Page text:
To Like or not to Like and How Does it Impact your Job Search?
With all the social media tools available today, people have never been more empowered to make their voices heard. Something important just happened? Share it on Facebook! Have a novel thought or clever insight? Tweet it! And why not? You can start people talking or kick start a trend. You can meet new people and have some fun while getting yourself heard…and after all, for most of us, nobody really cares anyway…right?
Well, if you’re in the job market, people most definitely do care.
Google indexes a large percentage of social media content and what they don’t index can be found in other ways. That means, if you post or even ‘like’ something, an internet savvy HR person or hiring manager with a little information about you can likely find it. In fact, uncovering your complete social media footprint can take a few short minutes. As we are becoming more painfully aware with each day’s news, there is nothing hidden in today’s cyber universe. If you are job seeking, even more importantly, companies often go to great lengths to ensure the candidate they select is not just capable but has the cultural fit and core values they espouse. In their quest to find the best candidate, the information you willingly push into the public domain is fair game.
Can a Single Social Media Post Hurt your Job Chances?
All the effort you put into wordsmithing a great resume, rehearsing answers to 30 or 40 classical interview question, researching the company, driving to and from the interviews, taking time off for two or three interviews, undergoing a battery of testing and anything else required, is at risk. All of it can be undone by ‘liking’ the wrong posting, or tweeting/retweeting what you thought was harmless content only to find someone important to the decision found it offensive or in poor taste.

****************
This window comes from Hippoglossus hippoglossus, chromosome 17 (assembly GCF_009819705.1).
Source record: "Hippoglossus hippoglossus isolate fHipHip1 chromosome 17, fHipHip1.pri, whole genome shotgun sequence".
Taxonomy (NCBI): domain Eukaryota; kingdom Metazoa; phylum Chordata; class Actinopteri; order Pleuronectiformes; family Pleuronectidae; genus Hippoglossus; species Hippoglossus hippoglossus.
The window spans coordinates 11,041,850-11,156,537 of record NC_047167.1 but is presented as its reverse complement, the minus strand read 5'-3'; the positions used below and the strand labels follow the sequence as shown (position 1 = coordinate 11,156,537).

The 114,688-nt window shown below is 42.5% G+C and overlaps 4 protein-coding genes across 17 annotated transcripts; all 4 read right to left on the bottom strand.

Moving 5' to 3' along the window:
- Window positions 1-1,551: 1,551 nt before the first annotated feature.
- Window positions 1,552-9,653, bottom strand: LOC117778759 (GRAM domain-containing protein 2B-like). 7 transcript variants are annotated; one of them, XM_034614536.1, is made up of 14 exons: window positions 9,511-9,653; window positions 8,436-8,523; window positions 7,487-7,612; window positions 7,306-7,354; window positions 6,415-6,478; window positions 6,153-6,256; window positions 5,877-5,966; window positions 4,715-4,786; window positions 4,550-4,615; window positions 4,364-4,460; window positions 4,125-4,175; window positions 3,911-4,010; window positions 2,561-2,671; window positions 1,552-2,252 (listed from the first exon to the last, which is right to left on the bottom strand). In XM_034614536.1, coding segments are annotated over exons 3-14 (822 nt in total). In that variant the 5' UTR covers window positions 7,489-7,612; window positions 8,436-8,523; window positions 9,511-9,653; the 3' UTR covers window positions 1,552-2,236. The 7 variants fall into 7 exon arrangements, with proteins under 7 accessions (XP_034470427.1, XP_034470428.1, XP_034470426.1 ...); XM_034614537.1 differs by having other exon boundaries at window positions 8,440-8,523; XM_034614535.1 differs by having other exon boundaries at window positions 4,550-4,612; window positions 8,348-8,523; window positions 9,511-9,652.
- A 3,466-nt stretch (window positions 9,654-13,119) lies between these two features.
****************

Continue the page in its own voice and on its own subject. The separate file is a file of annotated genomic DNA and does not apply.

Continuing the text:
Further, the company will NEVER tell you why they elected not to hire you when things seemed to be going so well. You will never know that it was your social media presence that was your undoing, leaving you in the unfortunate position of not knowing that you need to take corrective action to avoid having this experience in the future.
Of course, this is America and freedom of speech is protected. So post and tweet away if you are so inclined. Certainly do so if you habitually share positive, service oriented, upbeat, help-your-fellow-man stuff, which almost always leaves the reader feeling positive about the author. However, if you don’t fall into this category of social media behavior, know that people can and will make value judgments.